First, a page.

"I return your note, $5,000, herein. I cannot use it except to discredit you still more. I have resigned; am a ruined man. . . . I owe so much money outside that I cannot stand the pressure. . . . My family have gone into the country to board, and I am ruined and penniless. I console myself, in your case, that the great bargain you made in the Newaygo lands will in some great measure compensate you for the loss you must incur, for I cannot take care of the acceptance due early in February."
This was an acceptance by Cadman of a draft on him by Peter, drawn January 28th, for $5,000 at three days' sight, to pay the $5,000 draft of Cadman at one day's sight, which Peter had accepted January 22d. Peter having paid that draft, and there still being one $5,000 note out against him, he would lose $10,000 by Cadman, having the land to represent the $20,000 of notes given for it,
which had not matured. This last letter cannot be reconciled with Cadman's version of the transaction as to the deed. At such a crisis in his affairs, with the transaction so recent, if he had a beneficial interest in the Newaygo lands, they being, as he now says, then worth $60,000, as against $30,000 of notes from Peter, he would not have dwelt on the great bargain Peter had made, as a matter of congratulation to Peter and consolation to himself, but would rather have taken consolation from the fact that he still had an interest in this valuable property. If the property, ample as Cadman now says it was, even at its value at that time to secure to Peter the $30,000 was in fact merely a security to Peter for the $30,000, the idea of talking to Peter of loss was absurd. But if Peter owned the lands, had bought them at a bargain, and was likely to make by selling them a profit greater than $10,000, then the loss of the $10,000 by Cadman was properly called a loss to be compensated for out of a profit in selling the Newaygo lands for more than Peter had paid for them.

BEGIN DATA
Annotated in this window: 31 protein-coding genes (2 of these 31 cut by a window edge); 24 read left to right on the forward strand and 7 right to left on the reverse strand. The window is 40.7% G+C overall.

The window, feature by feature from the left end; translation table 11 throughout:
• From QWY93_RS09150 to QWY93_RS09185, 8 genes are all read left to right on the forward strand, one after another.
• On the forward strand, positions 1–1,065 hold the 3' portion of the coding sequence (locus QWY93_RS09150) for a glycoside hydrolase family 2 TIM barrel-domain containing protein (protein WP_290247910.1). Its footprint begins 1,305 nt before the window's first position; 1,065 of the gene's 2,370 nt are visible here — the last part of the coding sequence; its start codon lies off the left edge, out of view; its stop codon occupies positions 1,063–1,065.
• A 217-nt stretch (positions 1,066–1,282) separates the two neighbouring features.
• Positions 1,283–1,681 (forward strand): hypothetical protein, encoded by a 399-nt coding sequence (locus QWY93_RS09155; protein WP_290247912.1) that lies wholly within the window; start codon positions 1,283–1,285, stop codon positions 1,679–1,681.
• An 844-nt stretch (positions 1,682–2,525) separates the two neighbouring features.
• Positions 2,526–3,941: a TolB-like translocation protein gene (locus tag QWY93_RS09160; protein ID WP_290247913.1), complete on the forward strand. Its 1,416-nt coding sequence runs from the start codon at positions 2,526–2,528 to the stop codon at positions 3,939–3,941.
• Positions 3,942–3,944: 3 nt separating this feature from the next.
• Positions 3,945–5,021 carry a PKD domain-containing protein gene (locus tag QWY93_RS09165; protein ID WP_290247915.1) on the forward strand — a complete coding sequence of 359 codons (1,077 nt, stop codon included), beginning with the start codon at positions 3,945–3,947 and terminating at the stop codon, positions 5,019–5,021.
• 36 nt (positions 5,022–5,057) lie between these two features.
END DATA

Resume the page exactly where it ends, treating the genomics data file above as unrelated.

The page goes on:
These are the considerations which induced the circuit court to dismiss the bill. They seem to us of controlling weight. It is not necessary to enlarge on them. The rule in cases of this kind is well settled. If the conveyance is in fee, with a covenant of warranty, and there is no defeasance, either in the conveyance or in a collateral paper, parol evidence to show that it was intended to secure a debt, and to operate only as a mortgage, must be clear, unequivocal, and convincing, or the presumption that the instrument is what it purports to be must prevail. Howland v. Blake, 97 U. S. 624; Coyle v. Davis, 116 U. S. 108; Case v. Peters, 20 Mich. 298, 303; Tilden v. Streeter, 45 Mich. 533, 539-540.